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How dangerous is molten sulfur? Train cars carrying it derailed in Spokane

Six Union Pacific railcars derailed in Spokane, including cars containing molten sulfur. This raises some questions: What is molten sulfur and how dangerous is it?

SPOKANE, Wash. — Six Union Pacific railcars derailed in a Spokane railyard on Tuesday night, including cars containing molten sulfur.

The train derailed near Havana Street and Sprague Avenue on Tuesday night at about 11 p.m., according to a UP spokesperson. No injuries were reported and the main line was not affected.

The six cars that derailed contained molten sulfur, according to a UP spokesman. The spokesman also said that there were no leaks of sulfur, and the only material that spilled was timber.

But this still raises questions, including: What is molten sulfur and how dangerous is the substance?

What is molten sulfur?

Molten Sulfur is a “pale yellow crystalline solid with a faint odor of rotten eggs,” according to the National Oceanic and Atmospheric Administration. The substance in its molten form is transferred and a liquid ranging from a red to a yellow color, according to the NOAA.

The NOAA lists uses for molten sulfur as a key component in the production of sulfuric acid, which is used for things such as fertilizer production, as well as in oil refining and paper manufacturing.

Derivatives of sulfur are also used in a range of industries, including dyes, pigments, drugs, explosives, inorganic salts and detergents to name a few, according to Encyclopedia Britannica.

When it burns, it produces a toxic gas and burns with a pale blue color that is sometimes difficult to see in daylight, according to the NOAA.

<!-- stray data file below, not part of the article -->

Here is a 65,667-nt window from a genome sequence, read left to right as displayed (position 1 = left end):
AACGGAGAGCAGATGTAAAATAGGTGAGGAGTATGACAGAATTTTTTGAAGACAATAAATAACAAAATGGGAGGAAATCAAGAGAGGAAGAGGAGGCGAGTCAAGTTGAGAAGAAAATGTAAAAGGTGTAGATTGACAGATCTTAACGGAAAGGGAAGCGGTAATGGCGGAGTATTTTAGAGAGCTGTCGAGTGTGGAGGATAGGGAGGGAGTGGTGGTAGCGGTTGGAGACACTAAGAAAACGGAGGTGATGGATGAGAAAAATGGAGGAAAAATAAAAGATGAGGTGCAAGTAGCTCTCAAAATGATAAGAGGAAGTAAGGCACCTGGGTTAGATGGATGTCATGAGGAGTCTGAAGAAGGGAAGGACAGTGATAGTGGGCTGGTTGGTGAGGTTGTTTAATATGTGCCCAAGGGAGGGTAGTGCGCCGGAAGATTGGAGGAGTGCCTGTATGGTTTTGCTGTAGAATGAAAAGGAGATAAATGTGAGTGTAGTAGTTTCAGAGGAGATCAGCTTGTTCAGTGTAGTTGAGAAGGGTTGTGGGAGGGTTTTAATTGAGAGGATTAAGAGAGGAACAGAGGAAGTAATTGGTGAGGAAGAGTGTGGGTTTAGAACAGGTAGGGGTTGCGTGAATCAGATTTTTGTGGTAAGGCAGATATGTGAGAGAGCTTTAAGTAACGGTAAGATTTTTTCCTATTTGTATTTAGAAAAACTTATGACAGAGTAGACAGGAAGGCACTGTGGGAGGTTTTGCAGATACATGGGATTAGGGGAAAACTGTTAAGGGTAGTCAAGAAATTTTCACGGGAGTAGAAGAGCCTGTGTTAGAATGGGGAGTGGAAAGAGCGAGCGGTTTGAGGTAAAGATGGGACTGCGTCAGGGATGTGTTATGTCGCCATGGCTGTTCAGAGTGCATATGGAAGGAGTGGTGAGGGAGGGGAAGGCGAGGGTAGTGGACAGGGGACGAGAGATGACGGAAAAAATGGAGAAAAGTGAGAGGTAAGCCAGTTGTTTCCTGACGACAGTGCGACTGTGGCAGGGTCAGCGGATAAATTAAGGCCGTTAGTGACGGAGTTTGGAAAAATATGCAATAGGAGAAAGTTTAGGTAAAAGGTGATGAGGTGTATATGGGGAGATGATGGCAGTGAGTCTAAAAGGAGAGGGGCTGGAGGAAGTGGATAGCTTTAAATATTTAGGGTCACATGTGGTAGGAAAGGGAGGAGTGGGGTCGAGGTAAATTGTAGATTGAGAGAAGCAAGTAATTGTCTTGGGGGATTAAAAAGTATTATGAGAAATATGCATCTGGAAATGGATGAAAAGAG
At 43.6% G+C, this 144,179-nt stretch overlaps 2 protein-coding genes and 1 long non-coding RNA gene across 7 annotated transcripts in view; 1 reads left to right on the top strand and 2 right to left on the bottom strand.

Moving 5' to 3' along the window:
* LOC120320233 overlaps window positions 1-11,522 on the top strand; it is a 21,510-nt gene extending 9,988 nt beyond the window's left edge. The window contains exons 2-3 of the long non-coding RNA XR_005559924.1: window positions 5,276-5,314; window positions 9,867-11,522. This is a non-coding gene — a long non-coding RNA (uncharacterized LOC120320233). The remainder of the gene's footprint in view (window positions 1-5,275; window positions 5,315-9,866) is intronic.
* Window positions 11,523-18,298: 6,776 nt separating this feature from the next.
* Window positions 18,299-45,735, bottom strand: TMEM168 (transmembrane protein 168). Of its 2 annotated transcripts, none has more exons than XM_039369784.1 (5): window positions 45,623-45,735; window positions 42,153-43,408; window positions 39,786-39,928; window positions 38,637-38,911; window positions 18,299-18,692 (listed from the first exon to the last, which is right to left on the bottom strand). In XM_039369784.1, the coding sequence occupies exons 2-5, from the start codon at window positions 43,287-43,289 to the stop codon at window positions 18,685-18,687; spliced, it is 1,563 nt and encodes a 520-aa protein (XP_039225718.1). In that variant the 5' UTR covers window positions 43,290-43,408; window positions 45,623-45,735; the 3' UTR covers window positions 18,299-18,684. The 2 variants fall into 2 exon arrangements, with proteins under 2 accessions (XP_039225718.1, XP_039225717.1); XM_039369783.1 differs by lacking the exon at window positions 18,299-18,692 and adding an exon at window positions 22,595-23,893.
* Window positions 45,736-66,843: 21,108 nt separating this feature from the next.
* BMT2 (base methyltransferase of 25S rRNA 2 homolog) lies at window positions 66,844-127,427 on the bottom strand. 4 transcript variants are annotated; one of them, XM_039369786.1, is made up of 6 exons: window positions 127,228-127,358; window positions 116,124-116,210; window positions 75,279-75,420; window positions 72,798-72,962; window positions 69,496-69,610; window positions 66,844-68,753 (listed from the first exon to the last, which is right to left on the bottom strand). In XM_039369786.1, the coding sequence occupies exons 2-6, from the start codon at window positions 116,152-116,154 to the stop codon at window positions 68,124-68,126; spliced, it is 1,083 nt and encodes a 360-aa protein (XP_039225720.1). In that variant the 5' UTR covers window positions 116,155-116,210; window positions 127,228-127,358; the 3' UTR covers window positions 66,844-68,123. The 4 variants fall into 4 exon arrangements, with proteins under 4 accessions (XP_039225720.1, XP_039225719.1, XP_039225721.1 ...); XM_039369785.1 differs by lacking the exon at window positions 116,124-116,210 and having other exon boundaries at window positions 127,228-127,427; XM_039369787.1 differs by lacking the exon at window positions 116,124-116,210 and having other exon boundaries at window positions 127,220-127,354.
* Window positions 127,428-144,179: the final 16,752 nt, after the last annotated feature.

How dangerous is molten sulfur?

The chemical poses a fire risk and could explode above 450 degrees, and is usually transported at 290 degrees to keep it from solidifying, according to the NOAA.

According to both the NOAA and the New Jersey Department of Health, on a scale of zero to four, the material is ranked as a two on the health risk scale and a one on the flammability scale. This means it poses a “moderate” health risk and a “slight” fire risk.

If it catches fire, a poisonous gas known as hydrogen sulfide can be released, according to the NJDOH. Also, if it comes into contact with skin, it can cause burns.

Other symptoms of exposure to sulfur include headache, nausea, and vomiting, allergy-like symptoms and irritation of the lungs, throat and nose.

When it comes to treatment of sulfur injuries, it is recommended to immediately cease exposure to breathing in the material or any gases created, as well as immediately rinsing exposed eyes and any skin that came in contact with the chemical. Rinse eyes with water and skin with water, or petroleum jelly or mineral oil.

When it comes to affected clothing, it could cause more burns, and when removing the clothing, it is important to be careful as it could tear skin weakened by a sulfur burn.

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